In a neat twist on the usual techie press conference, Samsung laid out hundreds of Gear VR virtual reality headsets on seats, so that the audience could see the company's new gadgets up close as they were announced.
Towards the end of the event, the audience was invited to put on their Gear VR headsets and watch a short film shot on Samsung's new Gear 360 camera.
Once they took their headsets off, Facebook's founder was standing on-stage.
In his speech, Zuckerberg recalled writing code in his notebook at school and envisaging the ability to "really" be somewhere else, in a "whole new reality".
He went on to talk up Samsung's partnership with Facebook's own VR headset maker, Oculus.
He said: "It wouldn't be possible to deliver this experience at this scale and this price without Samsung's experience in hardware and systems, and without Facebook's software and Oculus technology.
"VR is the next platform," he added. "It's still mostly used for games and entertainment but that's quickly evolving. One day, you'll put on a headset and that will change the way you live, work and communicate."
Addressing concerns about virtual reality's seemingly anti-social nature, Zuckerberg said virtual reality would enable users to watch films in a "private theatre" with friends, hold meetings and gather round the virtual campfire from anywhere in the world.
Why is Samsung focusing on VR?
Though Samsung's 'Unpacked' events tend to revolve around its new Galaxy smartphones, the Galaxy S7 and Galaxy S7 Edge in this instance, the devices have lost their 'wow' factor somewhat.
That's partly down to Samsung's tendency to 'tweak' its phones rather than take innovative steps forward, and partly because most of the details around both phones have already leaked.
Forrester analyst Thomas Husson told Marketing: "Samsung's show will be a lot about VR - this will be the wow effect and the buzzword, because I don't expect a lot of innovation from the Samsung S7 smartphones per se.
He added that while rivals Alcatel and LG were also making noises around VR at Mobile World Congress, Samsung's marketing budget would allow it to dominate the conversation.
He said: "I expect [Samsung] to focus quite a bit their marketing on this topic. They will need to help with the creation of content among developers particularly in gaming/entertainment and will probably be much more present at some big shows like [gaming conference] E3."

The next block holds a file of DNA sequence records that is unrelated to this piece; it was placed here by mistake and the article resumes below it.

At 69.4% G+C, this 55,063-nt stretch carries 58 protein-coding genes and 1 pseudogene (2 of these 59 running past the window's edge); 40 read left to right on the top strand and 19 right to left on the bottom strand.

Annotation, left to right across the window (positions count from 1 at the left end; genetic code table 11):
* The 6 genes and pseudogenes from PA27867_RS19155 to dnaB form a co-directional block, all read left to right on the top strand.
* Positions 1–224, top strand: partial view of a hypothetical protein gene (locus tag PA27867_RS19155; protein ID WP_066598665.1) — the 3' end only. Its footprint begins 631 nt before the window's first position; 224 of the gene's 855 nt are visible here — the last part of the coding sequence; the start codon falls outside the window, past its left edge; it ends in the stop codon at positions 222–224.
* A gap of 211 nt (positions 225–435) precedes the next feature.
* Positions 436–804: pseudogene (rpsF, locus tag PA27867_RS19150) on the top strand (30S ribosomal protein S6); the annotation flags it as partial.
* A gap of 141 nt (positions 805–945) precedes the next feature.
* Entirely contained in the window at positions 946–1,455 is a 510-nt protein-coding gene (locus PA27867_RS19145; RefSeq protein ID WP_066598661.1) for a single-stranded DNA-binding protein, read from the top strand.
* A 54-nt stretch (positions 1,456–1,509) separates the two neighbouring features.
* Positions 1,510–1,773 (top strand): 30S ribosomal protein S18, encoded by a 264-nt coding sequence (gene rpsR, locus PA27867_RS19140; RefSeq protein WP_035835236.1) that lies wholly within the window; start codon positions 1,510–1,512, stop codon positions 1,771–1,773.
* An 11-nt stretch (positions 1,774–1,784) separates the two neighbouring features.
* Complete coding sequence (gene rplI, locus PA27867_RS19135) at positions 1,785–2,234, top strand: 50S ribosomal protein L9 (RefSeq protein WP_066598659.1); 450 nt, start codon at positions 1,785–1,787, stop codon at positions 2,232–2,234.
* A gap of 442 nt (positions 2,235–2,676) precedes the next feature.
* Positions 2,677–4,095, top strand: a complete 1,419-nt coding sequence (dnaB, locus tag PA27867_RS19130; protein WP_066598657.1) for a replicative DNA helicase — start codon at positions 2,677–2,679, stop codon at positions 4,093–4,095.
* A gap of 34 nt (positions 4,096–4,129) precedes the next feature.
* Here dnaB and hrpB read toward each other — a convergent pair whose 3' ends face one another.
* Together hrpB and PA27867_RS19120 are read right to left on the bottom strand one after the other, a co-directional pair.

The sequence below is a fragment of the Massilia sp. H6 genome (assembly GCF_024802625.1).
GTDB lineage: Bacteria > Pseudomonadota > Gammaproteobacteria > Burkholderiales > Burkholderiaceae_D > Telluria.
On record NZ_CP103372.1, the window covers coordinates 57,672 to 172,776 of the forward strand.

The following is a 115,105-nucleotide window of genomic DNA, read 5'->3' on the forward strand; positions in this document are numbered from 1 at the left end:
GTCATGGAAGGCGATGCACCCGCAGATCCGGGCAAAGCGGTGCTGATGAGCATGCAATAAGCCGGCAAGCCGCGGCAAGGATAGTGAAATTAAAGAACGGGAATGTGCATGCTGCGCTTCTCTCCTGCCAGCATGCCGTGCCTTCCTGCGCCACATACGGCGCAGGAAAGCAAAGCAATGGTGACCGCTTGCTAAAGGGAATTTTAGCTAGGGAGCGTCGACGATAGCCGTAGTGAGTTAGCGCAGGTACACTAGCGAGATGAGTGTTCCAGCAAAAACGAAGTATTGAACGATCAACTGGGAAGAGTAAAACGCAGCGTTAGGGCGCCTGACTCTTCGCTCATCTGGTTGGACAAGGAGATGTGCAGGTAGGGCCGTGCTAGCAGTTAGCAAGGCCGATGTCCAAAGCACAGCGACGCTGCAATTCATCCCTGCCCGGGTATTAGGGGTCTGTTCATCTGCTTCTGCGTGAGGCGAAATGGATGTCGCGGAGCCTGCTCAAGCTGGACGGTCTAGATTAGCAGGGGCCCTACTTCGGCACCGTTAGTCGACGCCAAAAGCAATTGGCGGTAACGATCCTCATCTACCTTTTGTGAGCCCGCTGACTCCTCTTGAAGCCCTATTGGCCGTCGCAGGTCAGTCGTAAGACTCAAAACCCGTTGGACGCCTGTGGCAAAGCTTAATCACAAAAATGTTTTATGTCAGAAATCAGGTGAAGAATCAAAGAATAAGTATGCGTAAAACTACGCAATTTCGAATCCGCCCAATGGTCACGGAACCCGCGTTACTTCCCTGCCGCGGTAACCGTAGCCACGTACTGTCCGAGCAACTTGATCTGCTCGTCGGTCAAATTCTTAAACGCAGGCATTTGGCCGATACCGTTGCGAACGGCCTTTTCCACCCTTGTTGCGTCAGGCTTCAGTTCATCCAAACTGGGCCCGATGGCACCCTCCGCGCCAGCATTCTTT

Will VR ever happen?
One potentially off-putting factor for consumer adoption is the expense of forking out for a full Oculus Rift headset.
Husson said: "Virtual reality will start opening up experimental opportunities for brands but honestly it will take a long time to reach critical mass. Innovative marketers at retail, automotive, travel, or hospitality companies will start working on prototypes with their agencies.
"However, the reality is that it will deliver very limited consumer benefits to the masses. Mostly for a niche of gamers willing to try immersive experiences."
Zuckerberg emphasised Samsung's importance as a partner to beat this problem, delivering virtual reality on mobile, at scale.
"Samsung is the leader in shipping hardware like the Gear VR affordably and quickly," he said, adding that the $99 price tag meant virtual reality could soon reach the masses.
Indeed, Samsung will give away the Gear VR free to anyone who buys the new Samsung Galaxy S7 or S7 Edge smartphones, also announced during the event.
Though it didn't announce an update to the Gear VR headset itself, Samsung did unveil the Gear 360 camera, which shoots 360-degree video. The launch marks a number of virtual reality-friendly cameras launched at Mobile World Congress this weekend, including LG's 360 Cam.
Samsung's eyeball-like camera is equipped with two fisheye-lenses, featuring 15-megapixel sensors, giving users the ability to shoot almost 4K resolution video. The idea is to make shooting 360-video (and, by extentions, creating VR content) a little easier. Samsung hasn't revealed pricing details.